On what grounds do you claim that Anglo-American philosophy is clear? Because, I gotta say, it just isn't true if you're not a philosopher in the Anglo-American tradition. I'm a reasonably smart person. The canon and now random talks, articles, and so on that I come across...does not make sense to me at all. That's okay. It's not my tradition. Why other folks can't make that same concession - that understanding texts means engaging with the tradition over extended time, not just in one conversation or short, random perusal - I'll never understand. Of Grammatology is not such a difficult text. If you've read Heidegger (especially his middle period), Rousseau, and Hegel, it's a fairly intimate commentary. It also helps if you read French, because, although Spivak is one of the most important living intellectuals, she's not the best (by her own admission) translator. If you pick it up and read a random passage without background knowledge or context (as one comment person does above), then I guess you have a hard time. (Though, honestly, the passage makes perfect sense to me.)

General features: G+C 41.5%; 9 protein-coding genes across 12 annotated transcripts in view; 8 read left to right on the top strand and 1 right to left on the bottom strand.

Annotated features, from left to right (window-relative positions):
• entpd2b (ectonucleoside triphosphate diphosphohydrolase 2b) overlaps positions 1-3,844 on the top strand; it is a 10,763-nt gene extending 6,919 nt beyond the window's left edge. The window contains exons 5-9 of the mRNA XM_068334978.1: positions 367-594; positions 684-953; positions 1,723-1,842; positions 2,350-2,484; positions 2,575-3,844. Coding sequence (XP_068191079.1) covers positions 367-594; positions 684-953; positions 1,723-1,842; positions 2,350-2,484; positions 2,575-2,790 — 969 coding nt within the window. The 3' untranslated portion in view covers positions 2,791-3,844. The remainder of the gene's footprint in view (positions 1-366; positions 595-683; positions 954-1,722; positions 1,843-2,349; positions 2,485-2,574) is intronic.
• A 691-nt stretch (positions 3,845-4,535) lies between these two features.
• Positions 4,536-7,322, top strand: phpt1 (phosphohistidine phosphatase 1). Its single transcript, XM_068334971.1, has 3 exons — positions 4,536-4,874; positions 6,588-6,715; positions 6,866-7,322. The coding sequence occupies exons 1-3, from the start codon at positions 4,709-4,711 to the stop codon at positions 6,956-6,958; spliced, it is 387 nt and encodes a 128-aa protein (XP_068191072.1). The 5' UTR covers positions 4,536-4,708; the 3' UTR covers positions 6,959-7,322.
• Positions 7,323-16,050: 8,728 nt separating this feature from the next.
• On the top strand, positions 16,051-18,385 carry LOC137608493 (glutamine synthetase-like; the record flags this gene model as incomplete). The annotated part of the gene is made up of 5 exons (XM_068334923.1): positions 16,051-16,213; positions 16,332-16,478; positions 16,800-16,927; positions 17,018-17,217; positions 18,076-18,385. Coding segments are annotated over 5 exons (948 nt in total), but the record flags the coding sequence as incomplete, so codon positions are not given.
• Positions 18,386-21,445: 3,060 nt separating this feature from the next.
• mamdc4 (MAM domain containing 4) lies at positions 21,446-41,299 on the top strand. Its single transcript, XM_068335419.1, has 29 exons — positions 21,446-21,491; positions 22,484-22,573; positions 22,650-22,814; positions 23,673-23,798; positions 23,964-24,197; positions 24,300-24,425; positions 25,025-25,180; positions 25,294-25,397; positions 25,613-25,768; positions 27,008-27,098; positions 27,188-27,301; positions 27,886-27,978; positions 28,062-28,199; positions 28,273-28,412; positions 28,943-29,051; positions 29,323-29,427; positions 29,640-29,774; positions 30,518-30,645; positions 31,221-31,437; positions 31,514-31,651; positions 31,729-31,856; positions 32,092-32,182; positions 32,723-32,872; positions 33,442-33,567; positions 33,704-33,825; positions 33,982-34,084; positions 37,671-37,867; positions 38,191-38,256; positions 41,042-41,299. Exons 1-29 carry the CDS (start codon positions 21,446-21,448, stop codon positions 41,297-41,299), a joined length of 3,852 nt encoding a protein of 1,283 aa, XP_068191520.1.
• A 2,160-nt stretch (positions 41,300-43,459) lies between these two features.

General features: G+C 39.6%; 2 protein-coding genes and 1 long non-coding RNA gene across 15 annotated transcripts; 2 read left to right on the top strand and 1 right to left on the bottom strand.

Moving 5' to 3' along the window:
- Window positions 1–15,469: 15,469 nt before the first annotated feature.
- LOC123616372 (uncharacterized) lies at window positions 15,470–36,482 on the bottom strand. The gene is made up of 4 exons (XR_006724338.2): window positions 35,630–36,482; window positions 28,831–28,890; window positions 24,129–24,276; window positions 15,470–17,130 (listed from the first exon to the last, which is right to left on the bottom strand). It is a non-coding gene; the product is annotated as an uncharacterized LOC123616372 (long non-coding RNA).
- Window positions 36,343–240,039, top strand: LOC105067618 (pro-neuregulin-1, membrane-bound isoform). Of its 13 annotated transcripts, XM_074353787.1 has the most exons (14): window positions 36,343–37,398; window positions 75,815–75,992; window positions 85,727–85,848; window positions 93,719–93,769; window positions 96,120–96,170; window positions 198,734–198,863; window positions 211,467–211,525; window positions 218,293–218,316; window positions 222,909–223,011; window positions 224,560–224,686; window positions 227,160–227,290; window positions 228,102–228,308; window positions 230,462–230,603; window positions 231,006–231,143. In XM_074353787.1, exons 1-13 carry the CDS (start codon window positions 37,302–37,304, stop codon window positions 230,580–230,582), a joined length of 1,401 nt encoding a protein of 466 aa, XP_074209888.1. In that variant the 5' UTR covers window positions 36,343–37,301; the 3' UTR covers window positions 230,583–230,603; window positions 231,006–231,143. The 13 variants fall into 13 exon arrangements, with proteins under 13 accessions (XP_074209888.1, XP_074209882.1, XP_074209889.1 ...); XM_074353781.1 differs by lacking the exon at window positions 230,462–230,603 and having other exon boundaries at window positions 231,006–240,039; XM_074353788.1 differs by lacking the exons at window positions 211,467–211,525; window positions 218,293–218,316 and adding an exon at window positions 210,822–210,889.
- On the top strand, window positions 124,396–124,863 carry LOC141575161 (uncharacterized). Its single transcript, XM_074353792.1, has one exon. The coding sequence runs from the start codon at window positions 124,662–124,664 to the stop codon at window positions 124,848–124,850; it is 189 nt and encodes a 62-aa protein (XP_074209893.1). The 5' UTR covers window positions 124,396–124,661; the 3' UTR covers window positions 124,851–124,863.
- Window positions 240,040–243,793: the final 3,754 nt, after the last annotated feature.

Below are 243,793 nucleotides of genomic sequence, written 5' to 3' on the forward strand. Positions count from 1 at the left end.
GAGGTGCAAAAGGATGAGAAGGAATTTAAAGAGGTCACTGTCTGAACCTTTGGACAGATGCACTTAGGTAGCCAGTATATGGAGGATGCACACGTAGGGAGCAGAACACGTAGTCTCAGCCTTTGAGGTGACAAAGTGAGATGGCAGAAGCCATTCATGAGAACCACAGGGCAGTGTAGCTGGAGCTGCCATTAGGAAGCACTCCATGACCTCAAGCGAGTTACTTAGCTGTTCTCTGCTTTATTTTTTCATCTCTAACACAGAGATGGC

I meant that analogy as not the demand/lack of demand for clarity, but as the demand for what can simply be called "background reading." I didn't, well, make that clear! I'm not sure I'd go completely with you on #2. For a handful of thinkers, there is a performative dimension - putting the conceptual practice on the page. The "Substitution" chapter of Levinas' Otherwise than Being is a great example of this. But I also find most of the allegedly "obscure" writers to be pretty clear. Why? Because I've been reading them since 1987. I did the background reading. I'm unsympathetic to folks - and this is most of the Anglo-American types who have venomous opinions about Europhil, let's be real - who read casually for the first time and declare that it's all nonsense. (Mostly, I think people parrot what they've heard about Europhil.) If that were a legit basis for a claim, I could tell you that Anglo-American philosophy is fuzzy bullshit, because it made no sense to me when I read it in graduate school. But I didn't say that, I don't say that now, and I never would. Because, in the end, it's a tradition. Like all traditions, it makes sense from the inside. The imperialism of thinking the insider-clarity is the outsider-clarity too, well, I just don't know what to say about that except that it's factually false. If I wanted to understand Anglo-American philosophy (I don't, I have other projects), then I'd engage in multi-year study, rather than pop off about my first impressions. Not because I'm some sort of idiot (I can read hard stuff, I really can!), but because I respect it as a tradition.